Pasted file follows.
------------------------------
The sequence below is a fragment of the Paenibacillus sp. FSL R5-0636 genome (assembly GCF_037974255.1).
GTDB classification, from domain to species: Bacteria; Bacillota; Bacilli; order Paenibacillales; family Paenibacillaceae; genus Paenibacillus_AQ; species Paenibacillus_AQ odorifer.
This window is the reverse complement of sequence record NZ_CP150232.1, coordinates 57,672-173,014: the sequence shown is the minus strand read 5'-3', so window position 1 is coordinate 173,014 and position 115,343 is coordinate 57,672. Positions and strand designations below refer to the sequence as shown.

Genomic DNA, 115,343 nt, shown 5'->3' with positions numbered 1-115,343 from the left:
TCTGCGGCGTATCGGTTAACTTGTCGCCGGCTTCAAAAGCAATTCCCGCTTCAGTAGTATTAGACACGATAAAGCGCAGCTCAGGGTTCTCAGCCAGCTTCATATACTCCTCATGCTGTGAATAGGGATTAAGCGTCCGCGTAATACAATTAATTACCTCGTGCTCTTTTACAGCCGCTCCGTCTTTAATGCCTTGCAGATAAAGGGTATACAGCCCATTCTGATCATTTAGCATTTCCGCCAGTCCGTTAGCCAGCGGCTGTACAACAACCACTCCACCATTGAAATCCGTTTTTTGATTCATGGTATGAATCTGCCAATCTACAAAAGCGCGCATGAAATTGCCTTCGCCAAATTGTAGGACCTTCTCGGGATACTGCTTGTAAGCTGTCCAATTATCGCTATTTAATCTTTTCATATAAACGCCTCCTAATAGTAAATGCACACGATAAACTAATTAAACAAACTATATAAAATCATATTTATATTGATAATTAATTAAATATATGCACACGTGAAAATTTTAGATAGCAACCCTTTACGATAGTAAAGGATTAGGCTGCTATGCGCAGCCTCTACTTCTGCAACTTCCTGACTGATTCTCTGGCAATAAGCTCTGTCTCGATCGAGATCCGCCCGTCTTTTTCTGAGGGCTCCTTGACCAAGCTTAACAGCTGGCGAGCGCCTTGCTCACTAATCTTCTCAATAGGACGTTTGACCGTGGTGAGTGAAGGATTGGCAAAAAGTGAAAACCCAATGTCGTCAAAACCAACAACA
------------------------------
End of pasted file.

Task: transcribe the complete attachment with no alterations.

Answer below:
The sequence below is a fragment of the Paenibacillus sp. FSL R5-0636 genome (assembly GCF_037974255.1).
GTDB classification, from domain to species: Bacteria; Bacillota; Bacilli; order Paenibacillales; family Paenibacillaceae; genus Paenibacillus_AQ; species Paenibacillus_AQ odorifer.
This window is the reverse complement of sequence record NZ_CP150232.1, coordinates 57,672-173,014: the sequence shown is the minus strand read 5'-3', so window position 1 is coordinate 173,014 and position 115,343 is coordinate 57,672. Positions and strand designations below refer to the sequence as shown.

Genomic DNA, 115,343 nt, shown 5'->3' with positions numbered 1-115,343 from the left:
TCTGCGGCGTATCGGTTAACTTGTCGCCGGCTTCAAAAGCAATTCCCGCTTCAGTAGTATTAGACACGATAAAGCGCAGCTCAGGGTTCTCAGCCAGCTTCATATACTCCTCATGCTGTGAATAGGGATTAAGCGTCCGCGTAATACAATTAATTACCTCGTGCTCTTTTACAGCCGCTCCGTCTTTAATGCCTTGCAGATAAAGGGTATACAGCCCATTCTGATCATTTAGCATTTCCGCCAGTCCGTTAGCCAGCGGCTGTACAACAACCACTCCACCATTGAAATCCGTTTTTTGATTCATGGTATGAATCTGCCAATCTACAAAAGCGCGCATGAAATTGCCTTCGCCAAATTGTAGGACCTTCTCGGGATACTGCTTGTAAGCTGTCCAATTATCGCTATTTAATCTTTTCATATAAACGCCTCCTAATAGTAAATGCACACGATAAACTAATTAAACAAACTATATAAAATCATATTTATATTGATAATTAATTAAATATATGCACACGTGAAAATTTTAGATAGCAACCCTTTACGATAGTAAAGGATTAGGCTGCTATGCGCAGCCTCTACTTCTGCAACTTCCTGACTGATTCTCTGGCAATAAGCTCTGTCTCGATCGAGATCCGCCCGTCTTTTTCTGAGGGCTCCTTGACCAAGCTTAACAGCTGGCGAGCGCCTTGCTCACTAATCTTCTCAATAGGACGTTTGACCGTGGTGAGTGAAGGATTGGCAAAAAGTGAAAACCCAATGTCGTCAAAACCAACAACA